SOURCES: Barham Abu Dayyeh, M.D. M.P.H., assistant professor, medicine, and gastroenterologist, Mayo Clinic, Rochester, Minn.; Subhash Kini, M.D., associate professor, surgery, Mt. Sinai Medical Center, New York City; Jan. 20, 2016, Clinical Gastroenterology and Hepatology
MONDAY, Feb. 15, 2016 (HealthDay News) -- A new type of weight-loss procedure offers an alternative to traditional bariatric surgery for people who are mildly to moderately obese, researchers report.
The procedure is called endoscopic sleeve gastroplasty, and it involves using an endoscope -- a flexible tube inserted through the mouth -- rather than making an incision in the body. When the endoscope reaches the stomach, the surgeon places sutures in the stomach, making it smaller and changing its shape.
A small study found that the procedure resulted in a loss of about 50 percent of excess weight when measured six, nine and 12 months after the procedure.
"We're able to go inside the stomach to its connection to the esophagus," said study author Dr. Barham Abu Dayyeh, a gastroenterologist at the Mayo Clinic in Rochester, Minn. From there, the surgeons use suturing equipment to create a banana-sized sleeve that serves as a mini-stomach.
"It delays the emptying of the stomach, and food sits in it for longer periods of time. Patients will be able to follow a low-calorie diet, fewer than 1,000 calories a day, without being hungry all the time," he said.
"We're not cutting or removing any part of the stomach or digestive tract," Abu Dayyeh explained. "There's a low risk of having any nutrition deficiencies, because you're leaving the gastrointestinal tract and stomach alone," he added.
Although the procedure still needs to undergo further research, Abu Dayyeh believes it has potential. "It's a whole paradigm shift," he said. "This technique offers more effective weight loss at lower risk and cost."
Not everyone is convinced, however.
Dr. Subhash Kini, a weight-loss surgeon and associate professor at Mt. Sinai Medical Center in New York City, is skeptical. He said surgeons have tried similar approaches using incisions, and they haven't worked well. In addition, he said, the length of the new study was short, and it didn't take into account the fact that weight-loss surgeries tend to fail at two years and beyond.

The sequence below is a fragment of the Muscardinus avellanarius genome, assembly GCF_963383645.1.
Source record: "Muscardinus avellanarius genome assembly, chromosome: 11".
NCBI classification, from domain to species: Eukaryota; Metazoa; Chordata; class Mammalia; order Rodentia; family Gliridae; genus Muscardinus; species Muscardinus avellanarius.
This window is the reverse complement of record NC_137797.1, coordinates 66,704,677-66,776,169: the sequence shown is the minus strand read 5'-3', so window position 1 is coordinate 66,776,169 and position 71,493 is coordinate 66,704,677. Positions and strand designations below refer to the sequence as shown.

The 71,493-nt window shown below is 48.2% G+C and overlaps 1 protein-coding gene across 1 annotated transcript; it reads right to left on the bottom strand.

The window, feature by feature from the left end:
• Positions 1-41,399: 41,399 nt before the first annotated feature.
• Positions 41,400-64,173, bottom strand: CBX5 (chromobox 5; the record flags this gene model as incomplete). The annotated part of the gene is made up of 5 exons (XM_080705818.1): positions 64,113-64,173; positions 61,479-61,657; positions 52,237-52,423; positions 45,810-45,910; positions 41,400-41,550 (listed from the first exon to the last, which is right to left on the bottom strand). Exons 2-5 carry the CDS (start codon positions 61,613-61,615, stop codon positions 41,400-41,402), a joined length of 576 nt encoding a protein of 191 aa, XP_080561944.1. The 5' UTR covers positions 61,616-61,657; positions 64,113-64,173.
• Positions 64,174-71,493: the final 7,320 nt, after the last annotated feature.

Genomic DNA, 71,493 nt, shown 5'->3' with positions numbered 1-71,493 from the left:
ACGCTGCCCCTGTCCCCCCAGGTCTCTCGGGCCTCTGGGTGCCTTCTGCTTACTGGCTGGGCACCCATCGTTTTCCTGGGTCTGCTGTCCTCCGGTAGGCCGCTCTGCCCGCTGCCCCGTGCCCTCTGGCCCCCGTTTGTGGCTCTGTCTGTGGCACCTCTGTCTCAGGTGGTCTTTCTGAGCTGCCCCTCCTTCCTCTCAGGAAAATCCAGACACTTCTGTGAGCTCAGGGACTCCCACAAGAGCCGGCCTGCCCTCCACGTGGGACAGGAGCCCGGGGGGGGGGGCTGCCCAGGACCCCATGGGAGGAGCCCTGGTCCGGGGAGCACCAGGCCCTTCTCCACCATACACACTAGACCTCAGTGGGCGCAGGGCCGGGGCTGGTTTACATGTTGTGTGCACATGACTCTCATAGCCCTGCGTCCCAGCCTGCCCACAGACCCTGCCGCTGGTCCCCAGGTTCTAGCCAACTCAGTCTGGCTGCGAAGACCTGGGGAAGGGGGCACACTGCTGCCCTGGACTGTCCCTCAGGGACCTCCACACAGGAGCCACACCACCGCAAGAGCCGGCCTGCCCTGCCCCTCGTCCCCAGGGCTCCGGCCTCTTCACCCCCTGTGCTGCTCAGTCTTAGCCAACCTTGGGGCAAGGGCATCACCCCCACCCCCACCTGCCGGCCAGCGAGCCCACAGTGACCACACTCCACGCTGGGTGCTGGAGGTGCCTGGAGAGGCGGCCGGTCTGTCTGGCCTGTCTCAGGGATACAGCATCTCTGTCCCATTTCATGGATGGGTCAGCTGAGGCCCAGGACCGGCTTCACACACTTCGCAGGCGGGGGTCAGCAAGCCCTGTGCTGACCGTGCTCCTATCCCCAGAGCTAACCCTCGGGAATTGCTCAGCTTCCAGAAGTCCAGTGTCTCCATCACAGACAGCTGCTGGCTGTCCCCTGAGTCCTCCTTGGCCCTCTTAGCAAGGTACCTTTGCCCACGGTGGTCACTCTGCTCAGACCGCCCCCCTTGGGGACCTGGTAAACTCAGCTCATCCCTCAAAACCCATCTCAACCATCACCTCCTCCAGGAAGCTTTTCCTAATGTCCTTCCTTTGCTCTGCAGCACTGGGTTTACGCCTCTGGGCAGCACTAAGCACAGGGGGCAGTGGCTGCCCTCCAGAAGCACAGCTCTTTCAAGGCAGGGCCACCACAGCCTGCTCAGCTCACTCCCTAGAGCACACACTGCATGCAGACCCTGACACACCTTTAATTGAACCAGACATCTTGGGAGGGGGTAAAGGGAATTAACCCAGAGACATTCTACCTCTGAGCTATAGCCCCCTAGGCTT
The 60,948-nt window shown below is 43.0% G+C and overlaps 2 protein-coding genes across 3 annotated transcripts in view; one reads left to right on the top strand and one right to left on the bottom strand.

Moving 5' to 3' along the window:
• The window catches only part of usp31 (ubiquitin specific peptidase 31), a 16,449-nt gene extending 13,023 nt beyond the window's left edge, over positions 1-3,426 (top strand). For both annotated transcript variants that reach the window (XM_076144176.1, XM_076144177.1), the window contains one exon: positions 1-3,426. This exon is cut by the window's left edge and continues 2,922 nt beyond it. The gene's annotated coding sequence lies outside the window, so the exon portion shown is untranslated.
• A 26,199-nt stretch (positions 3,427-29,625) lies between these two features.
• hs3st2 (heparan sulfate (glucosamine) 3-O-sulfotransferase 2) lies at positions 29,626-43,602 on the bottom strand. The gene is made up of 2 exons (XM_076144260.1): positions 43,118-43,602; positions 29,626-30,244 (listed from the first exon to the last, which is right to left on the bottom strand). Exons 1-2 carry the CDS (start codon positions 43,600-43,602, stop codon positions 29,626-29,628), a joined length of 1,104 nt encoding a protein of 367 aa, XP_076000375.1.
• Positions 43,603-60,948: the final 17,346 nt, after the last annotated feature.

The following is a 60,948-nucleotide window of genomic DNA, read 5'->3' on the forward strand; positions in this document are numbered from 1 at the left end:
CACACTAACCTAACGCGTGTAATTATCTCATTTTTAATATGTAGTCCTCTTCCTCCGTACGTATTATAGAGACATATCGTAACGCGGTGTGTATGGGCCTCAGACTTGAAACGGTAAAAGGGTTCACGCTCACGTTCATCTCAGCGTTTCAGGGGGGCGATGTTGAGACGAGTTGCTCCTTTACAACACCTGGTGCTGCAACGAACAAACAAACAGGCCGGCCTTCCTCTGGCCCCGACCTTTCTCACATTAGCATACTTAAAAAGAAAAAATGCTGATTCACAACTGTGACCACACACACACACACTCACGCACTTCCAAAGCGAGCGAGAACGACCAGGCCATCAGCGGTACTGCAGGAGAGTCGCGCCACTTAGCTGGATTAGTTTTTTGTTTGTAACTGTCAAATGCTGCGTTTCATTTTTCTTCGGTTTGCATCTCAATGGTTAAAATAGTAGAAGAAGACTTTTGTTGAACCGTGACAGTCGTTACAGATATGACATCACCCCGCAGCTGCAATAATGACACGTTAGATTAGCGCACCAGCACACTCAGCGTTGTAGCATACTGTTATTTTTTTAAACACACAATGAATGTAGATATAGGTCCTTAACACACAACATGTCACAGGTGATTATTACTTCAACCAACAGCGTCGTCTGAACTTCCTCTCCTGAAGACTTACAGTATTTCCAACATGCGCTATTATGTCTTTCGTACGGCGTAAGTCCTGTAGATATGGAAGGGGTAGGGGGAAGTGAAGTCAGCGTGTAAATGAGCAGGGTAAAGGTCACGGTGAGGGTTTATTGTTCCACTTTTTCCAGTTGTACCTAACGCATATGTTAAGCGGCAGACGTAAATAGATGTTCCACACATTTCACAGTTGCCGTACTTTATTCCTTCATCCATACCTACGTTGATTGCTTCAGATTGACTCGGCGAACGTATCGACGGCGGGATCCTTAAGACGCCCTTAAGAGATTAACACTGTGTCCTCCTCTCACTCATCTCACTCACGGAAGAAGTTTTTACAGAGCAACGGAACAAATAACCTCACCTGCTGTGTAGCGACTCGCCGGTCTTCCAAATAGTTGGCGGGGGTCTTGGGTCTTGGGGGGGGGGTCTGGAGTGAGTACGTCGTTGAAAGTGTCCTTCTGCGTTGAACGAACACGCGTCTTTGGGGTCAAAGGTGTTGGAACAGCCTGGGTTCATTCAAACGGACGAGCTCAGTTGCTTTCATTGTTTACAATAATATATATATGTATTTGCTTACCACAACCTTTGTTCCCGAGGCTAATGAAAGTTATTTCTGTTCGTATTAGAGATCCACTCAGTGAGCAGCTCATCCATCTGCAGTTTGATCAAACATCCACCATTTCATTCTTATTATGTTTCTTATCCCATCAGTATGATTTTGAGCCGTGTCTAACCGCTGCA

The findings were published recently in the journal Clinical Gastroenterology and Hepatology. Two of the study authors disclosed potential conflicts of interest. Abu Dayyeh is a consultant for a company called Apollo Endosurgery, which provided partial funding for the study and has supported his research. Study co-author Dr. Christopher Gostout is Apollo Endosurgery's chief medical officer and holds a stake in the firm.
Currently, more than a third of people in the United States are obese, according to the U.S. Centers for Disease Control and Prevention. Beyond just being a cosmetic problem, obesity can lead to serious health risks including type 2 diabetes, certain types of cancer, high blood pressure, high cholesterol, heart disease and stroke, the CDC says.
Weight-loss surgery (also called bariatric surgery), which limits the amount of food a person can eat, is one option for people with a body mass index above 40, according to the American Society of Metabolic and Bariatric Surgery. Body mass index is a rough estimate of a person's fat based on height and weight measurements.
Weight-loss surgery may also be recommended for people with a BMI of 35 or above if they have other health risks, such as type 2 diabetes, the society says.
But many people with a BMI under 40 don't qualify for weight-loss surgery under current guidelines, said Abu Dayyeh. "The only thing that's left for them is medications or lifestyle modifications," he said.
Even people who do qualify for weight-loss surgery may choose against it because of the costs and risks, Abu Dayyeh said.
For the new study, researchers tested the new technique on 25 obese people with an average body mass index of 36. The average age of the study volunteers was 48. Only three of the subjects were men.
After the procedure, the study volunteers lost between 45 percent and 53 percent of their excess weight.
Weight information was only available for eight patients at the 20-month mark. At that time, five had maintained their weight loss, but three of the patients had regained all of the lost weight, the study reported.
Three patients had serious side effects after the procedure, including a collapsed lung and a blood clot in the lung. But all recovered, according to the study. The researchers said they adjusted the technique after these cases and didn't encounter any more serious side effects.
The cost of the procedure is about $10,000 to $15,000, roughly a third of the cost of other weight-control procedures, Abu Dayyeh said.
What about availability of the procedure?
Abu Dayyeh said it's now being offered at centers in the United States and worldwide. More study is needed, he said, and the researchers have just submitted a new analysis of the technique in about 270 patients.
For more about weight-loss surgery, try the American Society for Metabolic and Bariatric Surgery.